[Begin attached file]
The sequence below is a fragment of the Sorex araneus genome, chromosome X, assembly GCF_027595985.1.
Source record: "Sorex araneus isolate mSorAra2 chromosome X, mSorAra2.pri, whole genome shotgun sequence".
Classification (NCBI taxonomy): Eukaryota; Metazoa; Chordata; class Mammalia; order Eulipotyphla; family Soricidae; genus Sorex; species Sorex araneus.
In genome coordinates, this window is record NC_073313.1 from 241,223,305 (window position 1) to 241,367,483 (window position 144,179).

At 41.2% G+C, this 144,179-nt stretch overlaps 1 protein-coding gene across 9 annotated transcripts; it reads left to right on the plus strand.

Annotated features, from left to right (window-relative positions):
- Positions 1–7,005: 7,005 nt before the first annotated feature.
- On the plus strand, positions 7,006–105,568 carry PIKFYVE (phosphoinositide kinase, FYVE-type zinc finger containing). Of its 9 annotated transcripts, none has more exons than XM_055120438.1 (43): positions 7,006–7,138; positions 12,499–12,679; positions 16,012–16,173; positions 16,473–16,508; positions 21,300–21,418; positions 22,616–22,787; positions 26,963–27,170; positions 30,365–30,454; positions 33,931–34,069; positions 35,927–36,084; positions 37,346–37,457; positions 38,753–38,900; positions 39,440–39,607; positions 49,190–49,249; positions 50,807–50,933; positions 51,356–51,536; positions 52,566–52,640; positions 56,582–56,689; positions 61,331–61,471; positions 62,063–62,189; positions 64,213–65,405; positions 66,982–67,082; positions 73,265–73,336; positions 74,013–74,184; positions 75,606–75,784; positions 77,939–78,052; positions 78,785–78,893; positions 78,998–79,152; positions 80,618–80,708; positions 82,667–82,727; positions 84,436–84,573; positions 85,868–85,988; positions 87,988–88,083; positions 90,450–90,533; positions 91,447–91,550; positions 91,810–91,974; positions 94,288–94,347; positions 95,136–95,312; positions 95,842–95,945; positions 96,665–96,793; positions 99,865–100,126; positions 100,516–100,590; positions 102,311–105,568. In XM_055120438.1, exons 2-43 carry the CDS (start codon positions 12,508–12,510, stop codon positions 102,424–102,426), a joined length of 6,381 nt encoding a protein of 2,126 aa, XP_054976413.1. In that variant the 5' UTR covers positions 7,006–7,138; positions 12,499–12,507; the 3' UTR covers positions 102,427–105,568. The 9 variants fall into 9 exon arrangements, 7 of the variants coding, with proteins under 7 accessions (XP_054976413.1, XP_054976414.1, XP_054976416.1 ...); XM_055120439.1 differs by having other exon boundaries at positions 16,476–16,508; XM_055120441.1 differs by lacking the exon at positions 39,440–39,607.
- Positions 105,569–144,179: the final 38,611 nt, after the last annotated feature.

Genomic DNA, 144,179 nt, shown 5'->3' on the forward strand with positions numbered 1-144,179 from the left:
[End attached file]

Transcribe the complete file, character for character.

The sequence below is a fragment of the Sorex araneus genome, chromosome X, assembly GCF_027595985.1.
Source record: "Sorex araneus isolate mSorAra2 chromosome X, mSorAra2.pri, whole genome shotgun sequence".
Classification (NCBI taxonomy): Eukaryota; Metazoa; Chordata; class Mammalia; order Eulipotyphla; family Soricidae; genus Sorex; species Sorex araneus.
In genome coordinates, this window is record NC_073313.1 from 241,223,305 (window position 1) to 241,367,483 (window position 144,179).

At 41.2% G+C, this 144,179-nt stretch overlaps 1 protein-coding gene across 9 annotated transcripts; it reads left to right on the plus strand.

Annotated features, from left to right (window-relative positions):
- Positions 1–7,005: 7,005 nt before the first annotated feature.
- On the plus strand, positions 7,006–105,568 carry PIKFYVE (phosphoinositide kinase, FYVE-type zinc finger containing). Of its 9 annotated transcripts, none has more exons than XM_055120438.1 (43): positions 7,006–7,138; positions 12,499–12,679; positions 16,012–16,173; positions 16,473–16,508; positions 21,300–21,418; positions 22,616–22,787; positions 26,963–27,170; positions 30,365–30,454; positions 33,931–34,069; positions 35,927–36,084; positions 37,346–37,457; positions 38,753–38,900; positions 39,440–39,607; positions 49,190–49,249; positions 50,807–50,933; positions 51,356–51,536; positions 52,566–52,640; positions 56,582–56,689; positions 61,331–61,471; positions 62,063–62,189; positions 64,213–65,405; positions 66,982–67,082; positions 73,265–73,336; positions 74,013–74,184; positions 75,606–75,784; positions 77,939–78,052; positions 78,785–78,893; positions 78,998–79,152; positions 80,618–80,708; positions 82,667–82,727; positions 84,436–84,573; positions 85,868–85,988; positions 87,988–88,083; positions 90,450–90,533; positions 91,447–91,550; positions 91,810–91,974; positions 94,288–94,347; positions 95,136–95,312; positions 95,842–95,945; positions 96,665–96,793; positions 99,865–100,126; positions 100,516–100,590; positions 102,311–105,568. In XM_055120438.1, exons 2-43 carry the CDS (start codon positions 12,508–12,510, stop codon positions 102,424–102,426), a joined length of 6,381 nt encoding a protein of 2,126 aa, XP_054976413.1. In that variant the 5' UTR covers positions 7,006–7,138; positions 12,499–12,507; the 3' UTR covers positions 102,427–105,568. The 9 variants fall into 9 exon arrangements, 7 of the variants coding, with proteins under 7 accessions (XP_054976413.1, XP_054976414.1, XP_054976416.1 ...); XM_055120439.1 differs by having other exon boundaries at positions 16,476–16,508; XM_055120441.1 differs by lacking the exon at positions 39,440–39,607.
- Positions 105,569–144,179: the final 38,611 nt, after the last annotated feature.

Genomic DNA, 144,179 nt, shown 5'->3' on the forward strand with positions numbered 1-144,179 from the left: